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Thursday, October 16, 2014

Doctor Who: Flappers in Space

Once you see spoilers, you have 66 seconds to live.

     Well, after last week's excursion into bad science, the series is back on track (oh, ho, ho) with nothing less than a classic Universal Horror monster on a train flying through space. I'm going to jump right in, because the script does the science a great service in this episode. Little throwaway lines here and there to explain things. How does a train fly through space? Well, as the Doctor mentioned, it's a little bit wider, which could easily account for propulsion, atmospheric systems, insulation, and other various and sundry things that would be required for safe space-flight. The mummy's tech is fairly well-established in science fiction as well, and was in fact handled better here than even on the venerated Star Trek: The Next Generation.

     If you'll cast your mind back some decades now (yikes, it has been a while), Star Trek: The Next Generation had an episode called "The Next Phase". In this episode, the Enterprise comes across a crippled Romulan ship that had been experimenting with a phase-cloak. Geordi and Ro Laren beam back after attempting to assist, but are lost mid-transport. Turns out they're knocked out of phase with the Enterprise, and spend the rest of the episode being chased around the ship by an angry phased Romulan. They can run through walls, but don't fall through floors. Any oxygen transported into phase with them would have long since been exhausted. Never mind how the angry phased Romulan is taken out by being pushed through a bulkhead into space.

     But here, the mummy is initiating a phase transport that's only slightly out of phase, say somewhere between the dimensional phase its using and the one we're in, so that the victim is still visible and (maybe) tangible, explaining the victim's blurry vision. The victim is only alive for 66 seconds after being taken out of phase, so hardly time to use up any phased oxygen and suffocate. The mummy doesn't need to worry about oxygen, as it's life-support tech is already fully capable of keeping dead and rotting flesh mobile and animated, and it's clearly completely out of phase, made obvious by the shiveringly gruesome sight of its hand reaching right through the Doctor's head. All in all, this is some refreshingly solid science fiction premise, especially after Kill the Moon's giant space butterfly hatching from the moon and laying a new moon immediately after birth.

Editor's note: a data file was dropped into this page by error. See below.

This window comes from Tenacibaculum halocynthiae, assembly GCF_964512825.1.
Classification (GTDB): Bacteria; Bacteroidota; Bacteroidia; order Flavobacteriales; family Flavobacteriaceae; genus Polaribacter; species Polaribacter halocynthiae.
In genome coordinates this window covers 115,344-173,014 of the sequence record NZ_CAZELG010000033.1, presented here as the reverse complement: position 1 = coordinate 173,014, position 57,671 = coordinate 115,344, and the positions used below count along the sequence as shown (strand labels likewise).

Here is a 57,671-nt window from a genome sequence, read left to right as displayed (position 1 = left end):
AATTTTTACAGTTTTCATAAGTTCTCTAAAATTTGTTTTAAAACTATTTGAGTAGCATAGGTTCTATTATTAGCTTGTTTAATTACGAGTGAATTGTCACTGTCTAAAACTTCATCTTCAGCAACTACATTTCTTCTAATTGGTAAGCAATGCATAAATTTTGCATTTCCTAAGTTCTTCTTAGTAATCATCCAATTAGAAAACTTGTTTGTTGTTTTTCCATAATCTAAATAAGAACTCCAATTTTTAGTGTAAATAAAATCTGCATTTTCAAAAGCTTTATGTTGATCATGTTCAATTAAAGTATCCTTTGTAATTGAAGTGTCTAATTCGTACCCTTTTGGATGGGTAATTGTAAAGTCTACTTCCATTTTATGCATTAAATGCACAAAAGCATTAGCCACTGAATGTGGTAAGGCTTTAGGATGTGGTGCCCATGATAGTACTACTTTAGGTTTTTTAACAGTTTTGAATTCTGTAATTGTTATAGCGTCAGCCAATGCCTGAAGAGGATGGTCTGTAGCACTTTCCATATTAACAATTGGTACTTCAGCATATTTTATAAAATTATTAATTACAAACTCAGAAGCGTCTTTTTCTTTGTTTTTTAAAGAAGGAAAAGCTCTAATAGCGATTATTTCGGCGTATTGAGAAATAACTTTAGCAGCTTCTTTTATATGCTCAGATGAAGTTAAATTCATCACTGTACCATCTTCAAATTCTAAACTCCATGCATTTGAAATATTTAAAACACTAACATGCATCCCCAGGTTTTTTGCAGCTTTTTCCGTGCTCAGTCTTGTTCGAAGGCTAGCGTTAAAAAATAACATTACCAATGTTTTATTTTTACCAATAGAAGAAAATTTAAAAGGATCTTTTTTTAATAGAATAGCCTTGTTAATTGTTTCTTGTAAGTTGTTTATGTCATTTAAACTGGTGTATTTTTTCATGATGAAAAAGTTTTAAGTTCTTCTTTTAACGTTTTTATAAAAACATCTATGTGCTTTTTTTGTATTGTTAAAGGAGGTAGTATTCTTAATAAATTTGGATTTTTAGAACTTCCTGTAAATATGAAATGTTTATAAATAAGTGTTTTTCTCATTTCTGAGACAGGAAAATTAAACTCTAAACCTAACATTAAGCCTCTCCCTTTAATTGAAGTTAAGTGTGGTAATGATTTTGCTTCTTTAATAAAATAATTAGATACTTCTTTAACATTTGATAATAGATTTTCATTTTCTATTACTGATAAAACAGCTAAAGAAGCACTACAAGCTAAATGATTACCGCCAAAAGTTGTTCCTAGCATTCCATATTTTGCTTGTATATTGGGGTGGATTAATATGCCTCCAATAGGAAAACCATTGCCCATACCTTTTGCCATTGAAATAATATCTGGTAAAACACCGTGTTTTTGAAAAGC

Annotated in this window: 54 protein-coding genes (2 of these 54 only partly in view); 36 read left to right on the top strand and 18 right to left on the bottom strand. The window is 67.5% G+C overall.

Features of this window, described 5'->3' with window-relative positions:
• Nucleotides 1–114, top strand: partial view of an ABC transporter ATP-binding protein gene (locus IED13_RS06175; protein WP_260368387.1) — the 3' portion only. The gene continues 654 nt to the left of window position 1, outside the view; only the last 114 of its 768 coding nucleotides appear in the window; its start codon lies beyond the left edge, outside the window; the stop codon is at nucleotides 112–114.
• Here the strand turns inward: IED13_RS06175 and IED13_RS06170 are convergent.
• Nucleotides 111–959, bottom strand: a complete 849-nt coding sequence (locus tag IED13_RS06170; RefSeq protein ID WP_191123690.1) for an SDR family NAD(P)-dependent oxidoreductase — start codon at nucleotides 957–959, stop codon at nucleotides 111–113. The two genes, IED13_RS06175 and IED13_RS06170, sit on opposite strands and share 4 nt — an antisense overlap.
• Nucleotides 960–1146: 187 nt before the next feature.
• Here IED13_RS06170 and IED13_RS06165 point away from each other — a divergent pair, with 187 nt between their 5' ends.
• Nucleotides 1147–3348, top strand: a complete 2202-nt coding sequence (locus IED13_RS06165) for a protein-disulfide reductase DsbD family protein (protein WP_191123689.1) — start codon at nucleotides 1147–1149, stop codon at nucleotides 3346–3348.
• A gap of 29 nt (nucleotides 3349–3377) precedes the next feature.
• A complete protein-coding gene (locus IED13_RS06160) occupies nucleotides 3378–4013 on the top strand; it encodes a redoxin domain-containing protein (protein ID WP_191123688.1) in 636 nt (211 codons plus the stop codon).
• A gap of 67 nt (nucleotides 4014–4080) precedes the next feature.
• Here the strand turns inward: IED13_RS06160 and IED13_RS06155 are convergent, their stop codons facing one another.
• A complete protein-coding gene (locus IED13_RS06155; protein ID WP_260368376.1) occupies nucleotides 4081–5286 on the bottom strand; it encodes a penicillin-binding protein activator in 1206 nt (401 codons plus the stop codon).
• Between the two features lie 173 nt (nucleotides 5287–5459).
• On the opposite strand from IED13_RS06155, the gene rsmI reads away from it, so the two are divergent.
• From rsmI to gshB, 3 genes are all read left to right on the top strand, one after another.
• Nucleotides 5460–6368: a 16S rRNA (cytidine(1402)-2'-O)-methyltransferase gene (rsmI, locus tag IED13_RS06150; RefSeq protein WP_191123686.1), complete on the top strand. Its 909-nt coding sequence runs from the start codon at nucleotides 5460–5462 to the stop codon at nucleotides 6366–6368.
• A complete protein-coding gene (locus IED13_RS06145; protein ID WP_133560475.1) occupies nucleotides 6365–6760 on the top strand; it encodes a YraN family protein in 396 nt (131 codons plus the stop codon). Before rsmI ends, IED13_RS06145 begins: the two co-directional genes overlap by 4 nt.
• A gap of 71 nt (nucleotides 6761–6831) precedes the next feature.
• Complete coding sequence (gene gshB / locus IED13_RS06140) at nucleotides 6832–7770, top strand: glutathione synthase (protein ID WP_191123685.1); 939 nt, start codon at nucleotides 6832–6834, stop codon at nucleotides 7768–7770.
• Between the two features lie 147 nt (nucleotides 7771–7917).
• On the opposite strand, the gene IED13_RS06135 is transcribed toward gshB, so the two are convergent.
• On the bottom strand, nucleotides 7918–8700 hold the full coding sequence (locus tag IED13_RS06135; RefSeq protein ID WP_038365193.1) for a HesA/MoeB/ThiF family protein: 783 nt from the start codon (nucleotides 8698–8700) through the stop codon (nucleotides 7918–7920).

That woman's name is Foxes, and she's appearing courtesy the BBC

     Story-wise, I like where this episode is going, too. It's setting up some real character conflict for Clara, who (BTW, can she rock a flapper's gear or what? A far cry from her normally conservative wardrobe) has been experiencing more character growth in half a season than past companions have in 2 year's time. She clearly has an addictive personality and, despite her anger with the Doctor's actions previously, she can't bring herself to quit him. To quit her adventures. Even after she realizes that this wasn't just a peaceful “final trip” she gets mad for a moment, then outright lies to him about her and Danny's discussion before eagerly begging for another hit.

     And I can't help but feel that, had he not had that row with Danny a few episodes back, The Doctor might well not have made it out of this one alive. When he realizes that the mummy is a soldier, it marks the first time he treats a soldier with respect in this series. Surrendering, then relieving him of his duties. And finally, the touching moment at the end when he comes clean. He's a man who makes hard decisions, and has to live with the memories of those hard decisions. Which is why he so rarely looks back, because if he did, he'd see so much regret and pain that he may not ever look forward again. Capaldi really carried this scene, proving himself adept at handling the quiet moments as well as the manic, shouty ones we've grown quickly to love him for.

     Please tell me I'm not the only one that caught the First Doctor's tie, the Jelly Babies in the cigarette case, and the “Are you my mummy?”

Next week: I swear, I have that tiny TARDIS sitting on my shelf.

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